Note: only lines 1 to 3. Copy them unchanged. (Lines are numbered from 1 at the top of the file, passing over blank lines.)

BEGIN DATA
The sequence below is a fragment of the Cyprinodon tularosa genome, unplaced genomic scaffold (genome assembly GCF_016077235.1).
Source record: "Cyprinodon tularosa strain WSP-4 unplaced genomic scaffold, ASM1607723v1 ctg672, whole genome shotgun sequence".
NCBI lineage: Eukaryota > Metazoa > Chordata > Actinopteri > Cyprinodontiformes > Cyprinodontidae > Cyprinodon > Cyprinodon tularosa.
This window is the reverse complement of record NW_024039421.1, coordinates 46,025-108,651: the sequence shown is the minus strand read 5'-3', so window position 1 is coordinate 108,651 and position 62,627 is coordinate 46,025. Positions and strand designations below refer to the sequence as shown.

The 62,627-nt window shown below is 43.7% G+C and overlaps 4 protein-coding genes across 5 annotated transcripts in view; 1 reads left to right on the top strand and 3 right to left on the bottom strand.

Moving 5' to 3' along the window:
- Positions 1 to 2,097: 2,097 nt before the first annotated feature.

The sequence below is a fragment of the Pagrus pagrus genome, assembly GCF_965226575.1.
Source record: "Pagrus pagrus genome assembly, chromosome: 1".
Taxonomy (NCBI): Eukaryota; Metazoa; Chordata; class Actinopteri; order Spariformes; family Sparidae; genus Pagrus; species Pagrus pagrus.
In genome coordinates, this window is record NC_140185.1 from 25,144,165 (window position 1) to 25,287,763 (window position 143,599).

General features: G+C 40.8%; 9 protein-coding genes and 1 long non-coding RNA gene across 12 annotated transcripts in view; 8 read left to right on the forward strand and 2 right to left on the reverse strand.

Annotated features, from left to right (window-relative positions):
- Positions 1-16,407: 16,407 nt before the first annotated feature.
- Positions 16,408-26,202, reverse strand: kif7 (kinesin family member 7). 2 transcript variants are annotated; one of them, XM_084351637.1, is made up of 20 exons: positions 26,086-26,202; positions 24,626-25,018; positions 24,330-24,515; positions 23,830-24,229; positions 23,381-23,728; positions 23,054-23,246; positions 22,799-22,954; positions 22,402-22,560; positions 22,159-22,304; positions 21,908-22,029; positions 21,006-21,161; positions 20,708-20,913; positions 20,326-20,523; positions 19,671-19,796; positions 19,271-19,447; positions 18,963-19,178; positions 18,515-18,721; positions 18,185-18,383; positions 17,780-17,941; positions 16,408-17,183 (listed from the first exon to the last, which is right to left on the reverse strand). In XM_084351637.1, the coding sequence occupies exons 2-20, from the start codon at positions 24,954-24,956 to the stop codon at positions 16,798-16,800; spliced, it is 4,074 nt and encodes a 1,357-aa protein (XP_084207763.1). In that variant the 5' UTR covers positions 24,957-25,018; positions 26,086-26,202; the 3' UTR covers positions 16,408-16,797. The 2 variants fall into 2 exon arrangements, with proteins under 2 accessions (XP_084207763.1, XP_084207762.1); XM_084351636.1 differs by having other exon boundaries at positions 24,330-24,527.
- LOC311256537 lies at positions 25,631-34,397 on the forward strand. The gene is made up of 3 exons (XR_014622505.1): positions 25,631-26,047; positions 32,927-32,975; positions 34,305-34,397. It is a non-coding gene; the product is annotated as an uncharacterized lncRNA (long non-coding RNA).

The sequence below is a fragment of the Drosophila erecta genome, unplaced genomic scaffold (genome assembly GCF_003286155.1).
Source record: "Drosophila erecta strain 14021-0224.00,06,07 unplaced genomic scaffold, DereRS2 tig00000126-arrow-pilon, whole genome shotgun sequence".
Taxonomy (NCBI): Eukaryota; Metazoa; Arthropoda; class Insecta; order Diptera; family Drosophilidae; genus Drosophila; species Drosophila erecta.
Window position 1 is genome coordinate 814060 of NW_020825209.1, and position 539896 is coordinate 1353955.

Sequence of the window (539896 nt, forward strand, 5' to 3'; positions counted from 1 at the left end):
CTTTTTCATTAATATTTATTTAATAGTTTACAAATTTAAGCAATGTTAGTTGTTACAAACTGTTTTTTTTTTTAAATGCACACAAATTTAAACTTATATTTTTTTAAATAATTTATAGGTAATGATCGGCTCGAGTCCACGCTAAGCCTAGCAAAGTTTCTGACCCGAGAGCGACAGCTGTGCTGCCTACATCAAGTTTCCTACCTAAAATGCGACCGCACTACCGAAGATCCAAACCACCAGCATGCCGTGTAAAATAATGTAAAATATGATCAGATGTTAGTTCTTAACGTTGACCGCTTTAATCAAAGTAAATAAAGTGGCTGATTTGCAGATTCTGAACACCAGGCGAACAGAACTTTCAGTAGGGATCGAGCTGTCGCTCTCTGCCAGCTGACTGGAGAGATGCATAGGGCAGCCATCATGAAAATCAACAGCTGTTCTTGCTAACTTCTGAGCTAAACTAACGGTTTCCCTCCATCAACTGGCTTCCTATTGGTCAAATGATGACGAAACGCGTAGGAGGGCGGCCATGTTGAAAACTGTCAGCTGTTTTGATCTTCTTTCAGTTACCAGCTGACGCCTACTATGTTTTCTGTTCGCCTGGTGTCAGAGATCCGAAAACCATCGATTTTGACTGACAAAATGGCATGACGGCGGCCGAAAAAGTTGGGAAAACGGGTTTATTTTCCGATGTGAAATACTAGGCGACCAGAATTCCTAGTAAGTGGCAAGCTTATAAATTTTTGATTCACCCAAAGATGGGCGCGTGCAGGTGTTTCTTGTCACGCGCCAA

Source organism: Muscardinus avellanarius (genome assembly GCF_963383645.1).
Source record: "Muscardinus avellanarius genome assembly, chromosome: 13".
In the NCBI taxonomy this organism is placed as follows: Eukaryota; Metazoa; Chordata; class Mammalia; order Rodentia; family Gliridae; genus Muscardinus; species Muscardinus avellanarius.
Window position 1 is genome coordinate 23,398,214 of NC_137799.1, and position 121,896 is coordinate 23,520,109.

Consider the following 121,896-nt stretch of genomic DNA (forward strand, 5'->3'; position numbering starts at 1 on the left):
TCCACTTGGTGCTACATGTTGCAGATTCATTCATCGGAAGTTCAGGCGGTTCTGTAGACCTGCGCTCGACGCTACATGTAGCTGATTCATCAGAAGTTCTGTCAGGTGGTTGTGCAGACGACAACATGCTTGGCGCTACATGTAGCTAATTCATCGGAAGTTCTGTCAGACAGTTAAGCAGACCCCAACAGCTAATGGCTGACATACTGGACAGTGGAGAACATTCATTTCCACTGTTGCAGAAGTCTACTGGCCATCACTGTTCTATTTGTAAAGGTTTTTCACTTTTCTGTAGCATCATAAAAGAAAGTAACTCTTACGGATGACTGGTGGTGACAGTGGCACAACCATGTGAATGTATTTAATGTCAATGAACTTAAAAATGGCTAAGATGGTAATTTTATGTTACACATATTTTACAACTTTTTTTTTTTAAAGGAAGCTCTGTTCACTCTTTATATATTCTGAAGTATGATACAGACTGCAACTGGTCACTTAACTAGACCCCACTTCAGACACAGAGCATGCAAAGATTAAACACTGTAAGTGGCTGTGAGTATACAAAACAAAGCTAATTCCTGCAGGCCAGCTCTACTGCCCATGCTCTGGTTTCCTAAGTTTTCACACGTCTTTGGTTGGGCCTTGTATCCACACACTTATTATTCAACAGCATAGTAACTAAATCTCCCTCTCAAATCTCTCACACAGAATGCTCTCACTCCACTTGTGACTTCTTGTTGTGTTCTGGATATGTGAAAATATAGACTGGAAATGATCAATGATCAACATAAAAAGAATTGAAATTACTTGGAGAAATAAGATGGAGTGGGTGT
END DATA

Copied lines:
The sequence below is a fragment of the Cyprinodon tularosa genome, unplaced genomic scaffold (genome assembly GCF_016077235.1).
Source record: "Cyprinodon tularosa strain WSP-4 unplaced genomic scaffold, ASM1607723v1 ctg672, whole genome shotgun sequence".
NCBI lineage: Eukaryota > Metazoa > Chordata > Actinopteri > Cyprinodontiformes > Cyprinodontidae > Cyprinodon > Cyprinodon tularosa.